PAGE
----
Woman Testifies To Right a Wrong in Emerald Trial

     LOS ANGELES (CN) – In the ownership trial on the world’s largest emerald, the 840-pound Bahai emerald, the former transaction coordinator for one of the settled parties testified that she “unwittingly” participated in a fraud.




     Joy MacKell, who worked as the transaction coordinator for Digital Reflections, said she thought the Bahia emerald was going to be used as collateral for her former employer.
     Settled party and gem dealer Wayne Catlett owned Digital Reflections, which was where MacKell met Anthony “Tony” Thomas, who claims that he is the gem’s original and sole owner.
     The second intervenor in the matter, Mark Downie, claims that he acquired ownership of the emerald when Catlett defaulted on an $81,000 loan. Downie has not appeared in court so far, and his trial date in the case is yet to be determined.
     As the transaction coordinator, MacKell’s job was to find assets worth $100 million for the high-yield investment program in which Catlett wanted to enroll.
     MacKell claimed that Catlett micromanaged her role and did not allow her to do much, leaving her in the dark as to what he was planning to do with the emerald.
     Steven Haney with Haney, Buchanan & Patterson, who represents Downie, asked MacKell how many times she went to Sao Paulo and why.
     MacKell testified that she took two trips to Brazil, twice in October 2001, with Catlett to obtain a $25 million emerald collateral for the high-yield investment program Catlett wanted to enter.
     To enter this investment program, however, Catlett needed $100 million. MacKell also said that she did not know about the Bahia emerald during her first trip to Sao Paulo.
     MacKell testified that when she arrived with Catlett in Brazil and saw cut and polished emeralds presented by Brazilian miners Ruy Saraiva and Elson Ribiero, “I deemed that the cut and polished emeralds were not acceptable for the program even if they were worth $100 million or more.”
     When Haney asked her why the cut and polished emeralds were not acceptable, she answered that it was because those emeralds were not the right type of emeralds to constitute collateral for the high-yield investment program. She added that she did not know why since she is not a gemologist.
     Haney pointed out that MacKell had contradicted herself since she had previously testified that she learned cut and polished emeralds were unacceptable for the investment program during her first trip to Brazil, not the second.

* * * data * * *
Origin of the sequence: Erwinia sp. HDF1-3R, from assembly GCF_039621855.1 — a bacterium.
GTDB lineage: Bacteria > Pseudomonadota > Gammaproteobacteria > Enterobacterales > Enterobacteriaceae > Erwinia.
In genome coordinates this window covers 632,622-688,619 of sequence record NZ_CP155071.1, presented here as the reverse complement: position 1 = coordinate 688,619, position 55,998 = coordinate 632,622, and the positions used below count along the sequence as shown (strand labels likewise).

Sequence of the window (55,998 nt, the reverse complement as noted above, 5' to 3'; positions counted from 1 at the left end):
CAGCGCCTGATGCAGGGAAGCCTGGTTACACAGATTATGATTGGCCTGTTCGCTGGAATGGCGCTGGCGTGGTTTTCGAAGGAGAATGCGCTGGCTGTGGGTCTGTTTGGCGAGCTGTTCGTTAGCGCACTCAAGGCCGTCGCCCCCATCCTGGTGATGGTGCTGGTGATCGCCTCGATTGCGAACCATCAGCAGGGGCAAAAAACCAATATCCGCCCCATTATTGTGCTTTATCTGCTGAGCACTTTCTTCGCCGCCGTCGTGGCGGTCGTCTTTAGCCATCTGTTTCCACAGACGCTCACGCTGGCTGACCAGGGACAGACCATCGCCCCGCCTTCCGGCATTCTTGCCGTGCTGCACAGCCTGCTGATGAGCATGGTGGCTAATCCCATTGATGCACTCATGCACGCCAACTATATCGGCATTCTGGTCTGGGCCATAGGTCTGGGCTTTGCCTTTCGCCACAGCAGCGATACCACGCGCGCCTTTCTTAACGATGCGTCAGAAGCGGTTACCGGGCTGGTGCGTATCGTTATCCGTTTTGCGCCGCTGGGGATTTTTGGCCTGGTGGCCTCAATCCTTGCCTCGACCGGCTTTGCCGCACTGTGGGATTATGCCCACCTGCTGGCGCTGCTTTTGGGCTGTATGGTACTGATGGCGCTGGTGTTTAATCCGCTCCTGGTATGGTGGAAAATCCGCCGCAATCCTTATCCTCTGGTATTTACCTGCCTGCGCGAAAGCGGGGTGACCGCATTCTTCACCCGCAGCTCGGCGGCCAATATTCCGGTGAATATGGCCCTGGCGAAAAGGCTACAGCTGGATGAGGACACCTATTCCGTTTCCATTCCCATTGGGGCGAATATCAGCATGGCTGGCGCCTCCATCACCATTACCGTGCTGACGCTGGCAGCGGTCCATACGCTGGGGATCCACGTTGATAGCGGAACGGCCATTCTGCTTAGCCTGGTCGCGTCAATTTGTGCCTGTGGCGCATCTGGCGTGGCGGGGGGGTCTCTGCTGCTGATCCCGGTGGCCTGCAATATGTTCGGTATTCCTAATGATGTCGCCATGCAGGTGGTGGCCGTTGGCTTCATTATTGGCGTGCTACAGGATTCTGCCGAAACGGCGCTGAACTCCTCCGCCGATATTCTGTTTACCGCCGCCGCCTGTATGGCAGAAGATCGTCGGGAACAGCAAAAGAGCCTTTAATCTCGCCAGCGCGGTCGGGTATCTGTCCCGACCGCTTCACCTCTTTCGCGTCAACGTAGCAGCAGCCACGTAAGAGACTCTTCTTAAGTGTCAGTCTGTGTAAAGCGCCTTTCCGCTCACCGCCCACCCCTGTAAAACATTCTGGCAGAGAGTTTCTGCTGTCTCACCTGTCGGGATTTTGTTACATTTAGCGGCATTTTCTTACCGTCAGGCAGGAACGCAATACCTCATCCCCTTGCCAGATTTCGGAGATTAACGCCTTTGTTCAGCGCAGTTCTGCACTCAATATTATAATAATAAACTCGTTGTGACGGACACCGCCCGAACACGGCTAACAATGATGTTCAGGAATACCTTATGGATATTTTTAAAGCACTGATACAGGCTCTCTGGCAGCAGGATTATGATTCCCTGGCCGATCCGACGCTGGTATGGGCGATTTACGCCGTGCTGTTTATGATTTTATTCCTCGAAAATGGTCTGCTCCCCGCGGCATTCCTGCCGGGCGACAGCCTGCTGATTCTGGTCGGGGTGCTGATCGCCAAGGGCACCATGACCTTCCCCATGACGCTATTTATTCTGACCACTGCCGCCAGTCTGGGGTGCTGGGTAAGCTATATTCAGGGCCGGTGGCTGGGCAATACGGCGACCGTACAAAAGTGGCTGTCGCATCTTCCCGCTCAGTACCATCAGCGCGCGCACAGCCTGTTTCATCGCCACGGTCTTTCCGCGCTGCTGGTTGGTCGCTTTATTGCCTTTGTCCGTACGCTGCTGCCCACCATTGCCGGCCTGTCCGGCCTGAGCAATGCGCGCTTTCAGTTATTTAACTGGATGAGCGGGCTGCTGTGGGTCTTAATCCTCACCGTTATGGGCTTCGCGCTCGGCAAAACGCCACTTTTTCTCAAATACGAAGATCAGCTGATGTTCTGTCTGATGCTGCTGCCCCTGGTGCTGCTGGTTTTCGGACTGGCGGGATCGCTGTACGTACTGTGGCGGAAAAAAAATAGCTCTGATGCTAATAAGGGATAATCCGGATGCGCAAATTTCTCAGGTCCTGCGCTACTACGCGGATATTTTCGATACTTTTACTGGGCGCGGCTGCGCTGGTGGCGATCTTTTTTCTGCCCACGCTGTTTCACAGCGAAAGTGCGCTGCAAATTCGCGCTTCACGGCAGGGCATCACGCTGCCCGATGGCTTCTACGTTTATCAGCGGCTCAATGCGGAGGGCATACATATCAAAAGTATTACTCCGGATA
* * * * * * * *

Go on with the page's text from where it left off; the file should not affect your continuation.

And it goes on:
MacKell replied that she was forced to recall 10-year-old events and details, and that she was able to be more accurate after having after looked through several documents.
     But MacKell’s order of events still do not add up, the parties say.
     MacKell said that she and Catlett returned to Brazil after Saraiva called them back about a substantial finding he wanted to show to both of them, yet she also testified that she returned with Catlett to Sao Paulo in late October 2001 to see the Saraiva’s substantial finding, which turned out to be the Bahia emerald.
     Haney reminded MacKell that Thomas testified he bought the world’s largest emerald on October 17, 2001, for a mere $60,000 from Saraiva and Ribiero.
     “Do you have any explanation for why Ruy [Saraiva] would sell an emerald already bought by somebody else?” Haney asked.
     MacKell answered, fittingly, “It’s a mystery, sir.”
     Asked whether she was part of the fraud, MacKell said, “Yes, unwittingly.”
     She also added that the Brazilians did not tell her that they already sold the emerald to Thomas, and she did not object to the bill of sale to prove that Thomas submitted to prove his ownership.
     “The reason is because my understanding was that Tony was in the program with us,” MacKell said.
     In an interview after stepping down from the witness stand, MacKell expressed her regret for what she has done.
     “I realized that I wasn’t the only one getting screwed,” MacKell said.
     When asked why she decided to testify as a witness, she answered: “I guess in a way I saw an opportunity to make a right out of something wrong. I saw this as my opportunity to clean up my own act and to make the rest of this right.”

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